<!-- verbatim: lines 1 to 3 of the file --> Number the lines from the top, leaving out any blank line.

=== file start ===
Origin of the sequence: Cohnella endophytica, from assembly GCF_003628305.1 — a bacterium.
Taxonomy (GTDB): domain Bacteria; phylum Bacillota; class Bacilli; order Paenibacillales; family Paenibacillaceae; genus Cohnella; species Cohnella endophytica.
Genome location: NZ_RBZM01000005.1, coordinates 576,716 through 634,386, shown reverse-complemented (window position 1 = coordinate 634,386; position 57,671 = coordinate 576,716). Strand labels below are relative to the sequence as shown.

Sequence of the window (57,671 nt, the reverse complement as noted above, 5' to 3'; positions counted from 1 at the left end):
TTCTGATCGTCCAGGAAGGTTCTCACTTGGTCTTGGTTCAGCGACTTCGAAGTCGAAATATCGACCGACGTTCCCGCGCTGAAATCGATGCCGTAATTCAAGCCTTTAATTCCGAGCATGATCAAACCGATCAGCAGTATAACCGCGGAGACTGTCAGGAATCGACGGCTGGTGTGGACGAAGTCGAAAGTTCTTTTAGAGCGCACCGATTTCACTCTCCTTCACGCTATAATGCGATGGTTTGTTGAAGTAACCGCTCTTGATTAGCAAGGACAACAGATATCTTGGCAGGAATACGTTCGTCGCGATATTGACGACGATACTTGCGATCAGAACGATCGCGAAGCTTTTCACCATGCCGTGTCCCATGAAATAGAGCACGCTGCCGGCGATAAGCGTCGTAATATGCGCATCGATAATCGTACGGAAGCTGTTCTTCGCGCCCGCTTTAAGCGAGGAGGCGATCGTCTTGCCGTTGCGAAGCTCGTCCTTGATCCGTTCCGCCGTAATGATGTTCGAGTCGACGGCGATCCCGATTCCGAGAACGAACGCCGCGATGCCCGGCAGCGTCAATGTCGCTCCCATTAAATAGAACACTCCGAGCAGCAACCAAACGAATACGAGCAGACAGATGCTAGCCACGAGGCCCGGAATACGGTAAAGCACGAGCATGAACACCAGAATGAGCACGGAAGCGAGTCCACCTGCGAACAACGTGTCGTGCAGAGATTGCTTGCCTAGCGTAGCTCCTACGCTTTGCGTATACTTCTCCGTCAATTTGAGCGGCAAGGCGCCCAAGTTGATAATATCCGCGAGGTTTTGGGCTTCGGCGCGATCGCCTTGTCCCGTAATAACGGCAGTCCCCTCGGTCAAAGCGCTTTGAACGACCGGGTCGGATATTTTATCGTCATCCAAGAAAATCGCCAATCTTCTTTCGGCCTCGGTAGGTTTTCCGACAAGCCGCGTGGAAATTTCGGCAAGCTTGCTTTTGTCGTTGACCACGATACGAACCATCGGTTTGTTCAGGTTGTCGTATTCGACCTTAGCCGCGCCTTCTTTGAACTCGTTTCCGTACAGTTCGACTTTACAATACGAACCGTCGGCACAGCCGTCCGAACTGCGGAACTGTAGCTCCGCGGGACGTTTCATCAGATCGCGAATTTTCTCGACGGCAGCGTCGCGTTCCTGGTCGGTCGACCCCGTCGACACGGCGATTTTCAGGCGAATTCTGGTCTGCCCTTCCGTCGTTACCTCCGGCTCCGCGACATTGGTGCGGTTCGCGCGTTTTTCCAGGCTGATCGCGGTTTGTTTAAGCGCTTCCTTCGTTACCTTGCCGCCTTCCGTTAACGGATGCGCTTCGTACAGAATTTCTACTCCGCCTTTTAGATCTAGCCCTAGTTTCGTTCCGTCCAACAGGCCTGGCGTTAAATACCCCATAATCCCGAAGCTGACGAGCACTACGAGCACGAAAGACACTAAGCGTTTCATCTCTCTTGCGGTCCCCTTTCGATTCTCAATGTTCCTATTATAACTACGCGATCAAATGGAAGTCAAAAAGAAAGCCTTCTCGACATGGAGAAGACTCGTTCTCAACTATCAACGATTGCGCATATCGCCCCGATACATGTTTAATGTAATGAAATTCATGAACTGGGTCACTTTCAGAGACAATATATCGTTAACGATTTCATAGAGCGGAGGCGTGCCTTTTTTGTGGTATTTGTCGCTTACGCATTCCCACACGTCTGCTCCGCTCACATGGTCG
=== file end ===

Origin of the sequence: Cohnella endophytica, from assembly GCF_003628305.1 — a bacterium.
Taxonomy (GTDB): domain Bacteria; phylum Bacillota; class Bacilli; order Paenibacillales; family Paenibacillaceae; genus Cohnella; species Cohnella endophytica.
Genome location: NZ_RBZM01000005.1, coordinates 576,716 through 634,386, shown reverse-complemented (window position 1 = coordinate 634,386; position 57,671 = coordinate 576,716). Strand labels below are relative to the sequence as shown.